Roy Hodgson is reportedly in talks to return to Crystal Palace following the sacking of his successor Patrick Vieira.
Vieira replaced former England boss Hodgson, now 75, in 2021 but the club are reportedly considering turning back the clock after losing faith in the Frenchman.
Palace declined to comment when contacted by the PA news agency.
Hodgson appeared to be set for retirement when he walked away from Palace 18 months ago but accepted a fire-fighting mission at Watford last year, unsuccessfully attempting to steer the Hornets away from relegation.
He suggested at the time that his long and eventful career was winding down – saying: “I don’t think I shall be putting my name forward anymore for further stories in the world of Premier League football” – but his resolve could be stretched by one last spell at his old stomping ground.
Any deal would likely be short-term, possibly until the end of the current campaign. More immediately, former club captain Paddy McCarthy will lead the side against Arsenal on Sunday, with the under-21 coach assisted by Darren Powell and goalkeeping coach Dean Kiely.
Palace have held onto 12th place for nine straight weeks but their recent run of form, 12 matches across all competitions without a win and just five goals scored, left the south London side just three points clear of the relegation zone with 11 games to go.
While Hodgson’s candidacy appears to be advancing, the likes of Jesse Marsch, out of a job since he was let go by Leeds last month, former Southampton boss Ralph Hasenhuttl, Lucien Favre and Adi Hutter have all been linked.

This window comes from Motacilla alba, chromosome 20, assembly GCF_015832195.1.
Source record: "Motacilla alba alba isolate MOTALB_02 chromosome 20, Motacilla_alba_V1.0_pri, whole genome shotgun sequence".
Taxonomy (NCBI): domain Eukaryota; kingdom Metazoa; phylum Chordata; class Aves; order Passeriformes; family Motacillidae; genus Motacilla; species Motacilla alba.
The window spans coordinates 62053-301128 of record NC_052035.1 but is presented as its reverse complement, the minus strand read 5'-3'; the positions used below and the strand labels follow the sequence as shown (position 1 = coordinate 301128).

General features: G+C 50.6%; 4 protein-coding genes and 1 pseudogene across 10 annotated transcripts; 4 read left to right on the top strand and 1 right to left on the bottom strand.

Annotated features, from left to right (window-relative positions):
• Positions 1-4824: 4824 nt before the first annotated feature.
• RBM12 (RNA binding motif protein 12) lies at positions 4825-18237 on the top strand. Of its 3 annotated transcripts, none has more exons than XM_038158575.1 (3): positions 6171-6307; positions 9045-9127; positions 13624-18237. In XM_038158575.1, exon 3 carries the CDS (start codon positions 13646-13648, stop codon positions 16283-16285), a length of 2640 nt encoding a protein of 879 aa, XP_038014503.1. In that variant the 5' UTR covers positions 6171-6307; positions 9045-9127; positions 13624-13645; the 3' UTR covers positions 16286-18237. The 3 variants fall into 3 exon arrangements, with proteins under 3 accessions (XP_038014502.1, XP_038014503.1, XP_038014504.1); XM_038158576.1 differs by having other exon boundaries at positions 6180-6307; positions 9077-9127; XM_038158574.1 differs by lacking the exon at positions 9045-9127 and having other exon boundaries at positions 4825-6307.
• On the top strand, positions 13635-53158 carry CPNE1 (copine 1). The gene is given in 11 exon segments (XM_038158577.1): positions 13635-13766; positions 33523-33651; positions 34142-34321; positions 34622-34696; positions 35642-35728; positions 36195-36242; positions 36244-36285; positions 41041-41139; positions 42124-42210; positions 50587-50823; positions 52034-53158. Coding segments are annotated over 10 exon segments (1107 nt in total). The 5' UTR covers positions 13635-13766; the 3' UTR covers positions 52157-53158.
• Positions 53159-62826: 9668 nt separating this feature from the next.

Palace chairman Steve Parish insisted the mood around his club remained optimistic following Vieira’s departure.
“The players are fine and everybody is looking forward to Sunday, really,” Palace co-owner Parish told Sky Sports.
“The feeling is good. You know, everybody loved Patrick, genuinely. The players had all the time in the world for him. You saw from the performances he never lost the players at all, they were all running and playing for him.
“I think things just weren’t happening, so the mood was good, it was fine, but obviously we’re hoping that there’s a bit of fresh impetus, a few different ideas, maybe we surprise the opposition a little bit doing something different.
“We’ve got good players, we’ve got a good squad, we’ve got good lads. They follow Patrick and they will follow Paddy and they will follow Darren and they will do the best for the football club.
“Everybody is positive and wants to do their best and believes that we can win football matches. I’m not going to tell you it’s amazing today because Patrick is gone, because Patrick is a great guy and people loved working with him.
“I’m sure he will go on and be as successful as he was last year for us somewhere else, and he will maybe learn from the bits where it lost its way a little bit, and I really hope he does. It’s just football, isn’t it?”
McCarthy took the team through training as the news of Vieira’s departure broke, and told Palace TV: “Under strange circumstances, the lads showed good energy and enthusiasm.
“Obviously it’s a massive moment for myself, but ultimately it’s not about me.
“My only focus at the moment is about getting the team prepared and ready for Arsenal in the short space of time that we have, so everything’s just going to be geared into that.
“I’ll push all of that emotion to one side. Yes, it’s going to be a great opportunity for myself and Darren to manage at that level, but the focus is solely on setting the game plan and implementing that on Sunday.”
While Palace currently occupy the same spot in which they finished last campaign, the underlying numbers look starkly different – their total of 21 goals in 27 games this season is fewer than any Premier League team other than Wolves, Everton and Southampton (20) and barely half of their tally, 37, at the same stage last term.
Enjoy the convenience of having The Sunday Post delivered as a digital ePaper straight to your smartphone, tablet or computer.
Subscribe for only £5.49 a month and enjoy all the benefits of the printed paper as a digital replica.Subscribe